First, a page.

According to the American Cancer Society, over the past decade endometrial cancer has increased by 1% per year among white women, but by 2-3% per year among women in all other racial or ethnic groups.

Since the mid-2000s, the endometrial cancer death rate has risen by 1.7% per year, and Black women are more likely to die of it than other groups. It’s a health care crisis that needs to be at the forefront of our efforts to improve patient care.

There are likely many reasons for these disparities. Some involve delays in diagnosis and not receiving proper treatment at the onset of symptoms, especially among women in underserved areas with lower incomes and limited access to health care services such as cancer screenings.

The disparities could also be linked to molecular differences among the subtypes of endometrial cancer that may affect people differently. Every person’s cancer is biologically unique, and, unfortunately, we’ve seen that some of the more aggressive endometrial cancers arise in Black women.

How is the OSUCCC – James helping to diminish these disparities?

At Ohio State, our medical scientists are leading several research studies designed to better understand these health disparities so that we can help provide more effective, individualized treatment for everyone with endometrial cancer, rather than using a one-size-fits-all approach.

Here are examples of our research:

A study we recently published in the journal Cancer found that discrepancies in test results for endometrial cancer come from slight genetic differences in the cells that make up endometrial tumors. It was the first study to report that these differences in cells lead to a higher risk for the cancer to recur and spread to other organs. This information helps oncologists choose more precise genetic testing and the best treatment plan for each person.

An exciting project funded by a National Cancer Institute (NCI) Moonshot Initiative grant is conducting molecular or genomic characterization of tumors from about 700 women with high-risk endometrial cancers. Half of the participants are self-reported Black women and half are self-reported white women. Through our testing, we’re identifying genetic differences in cancer cells so that we can create personalized therapies based on racial or ethnic differences among patients.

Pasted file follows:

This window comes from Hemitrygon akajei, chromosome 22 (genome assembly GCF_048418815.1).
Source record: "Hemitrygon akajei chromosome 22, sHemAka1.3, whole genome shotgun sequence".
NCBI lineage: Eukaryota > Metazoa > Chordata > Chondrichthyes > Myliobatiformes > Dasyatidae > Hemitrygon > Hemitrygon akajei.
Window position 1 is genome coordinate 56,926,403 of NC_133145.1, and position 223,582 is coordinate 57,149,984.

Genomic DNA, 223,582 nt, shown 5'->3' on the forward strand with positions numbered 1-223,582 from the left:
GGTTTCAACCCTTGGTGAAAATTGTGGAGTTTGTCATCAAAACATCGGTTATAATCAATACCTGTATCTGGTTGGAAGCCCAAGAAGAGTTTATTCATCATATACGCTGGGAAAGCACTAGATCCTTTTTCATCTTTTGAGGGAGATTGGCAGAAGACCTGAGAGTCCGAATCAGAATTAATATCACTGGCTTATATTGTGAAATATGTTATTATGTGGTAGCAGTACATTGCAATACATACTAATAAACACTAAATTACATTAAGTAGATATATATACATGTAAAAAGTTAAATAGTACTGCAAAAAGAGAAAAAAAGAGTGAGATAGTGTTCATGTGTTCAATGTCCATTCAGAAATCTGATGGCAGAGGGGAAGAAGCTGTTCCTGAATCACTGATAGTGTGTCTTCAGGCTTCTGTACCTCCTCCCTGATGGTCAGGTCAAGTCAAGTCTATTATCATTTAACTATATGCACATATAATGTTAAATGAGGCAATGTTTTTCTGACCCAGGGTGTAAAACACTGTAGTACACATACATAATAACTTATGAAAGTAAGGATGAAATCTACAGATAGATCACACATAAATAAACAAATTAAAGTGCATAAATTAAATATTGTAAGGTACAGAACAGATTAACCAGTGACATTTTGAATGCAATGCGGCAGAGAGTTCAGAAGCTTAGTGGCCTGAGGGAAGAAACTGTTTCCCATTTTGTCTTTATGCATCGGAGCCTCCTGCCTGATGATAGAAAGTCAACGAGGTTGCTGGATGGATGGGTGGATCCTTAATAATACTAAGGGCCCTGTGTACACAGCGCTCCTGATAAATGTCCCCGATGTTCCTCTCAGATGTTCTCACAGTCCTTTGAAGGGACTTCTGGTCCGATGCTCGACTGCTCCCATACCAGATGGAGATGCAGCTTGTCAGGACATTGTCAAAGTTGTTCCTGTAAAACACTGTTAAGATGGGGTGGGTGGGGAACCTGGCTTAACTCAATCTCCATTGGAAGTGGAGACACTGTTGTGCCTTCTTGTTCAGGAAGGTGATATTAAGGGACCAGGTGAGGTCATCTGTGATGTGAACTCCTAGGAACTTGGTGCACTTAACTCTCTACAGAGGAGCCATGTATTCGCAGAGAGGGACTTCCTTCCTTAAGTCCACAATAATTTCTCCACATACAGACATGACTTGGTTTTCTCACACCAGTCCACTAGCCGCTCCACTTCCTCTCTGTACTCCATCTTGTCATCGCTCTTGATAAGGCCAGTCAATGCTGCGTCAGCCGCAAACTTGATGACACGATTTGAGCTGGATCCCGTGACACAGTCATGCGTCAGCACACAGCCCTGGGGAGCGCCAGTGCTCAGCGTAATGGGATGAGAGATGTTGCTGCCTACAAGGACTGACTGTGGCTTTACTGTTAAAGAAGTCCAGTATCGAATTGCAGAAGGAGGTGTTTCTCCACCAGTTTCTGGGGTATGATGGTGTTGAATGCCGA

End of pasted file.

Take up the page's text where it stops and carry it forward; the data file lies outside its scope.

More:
The Ohio Prevention and Treatment of Endometrial Cancer (OPTEC) initiative — supported by a grant from the NCI and funds from Pelotonia, the annual cycling event that raises millions of dollars for cancer research at Ohio State — tests endometrial cancer patients for Lynch syndrome and other inherited genetic syndromes that make people more likely to develop cancer. OPTEC has recruited over 1,000 women with endometrial cancer from partner hospitals in Ohio and screened them for Lynch syndrome so that, if they have it, they can take precautions such as increased monitoring from medical care teams.

One of the most incredible breakthroughs of the past decade for endometrial cancer treatment has been the use immunotherapy, which harnesses the body’s immune system to better recognize and attack cancer cells. Certain biomarkers within endometrial tumors can suggest ways that doctors can use immunotherapy to better target cancer cells — a tremendously valuable and emerging tool for treating our patients.

These are just some of the many ways the OSUCCC – James is working to reduce the endometrial cancer disparities among Black and white women in terms of diagnoses and outcomes so we can provide more effective and equitable therapies for all.

Accurate, early cancer diagnosis matters

The James Cancer Diagnostic Center gives patients direct, expedited access to diagnostic testing and consultation with Ohio State cancer experts. Think you have cancer?

Schedule an appointment today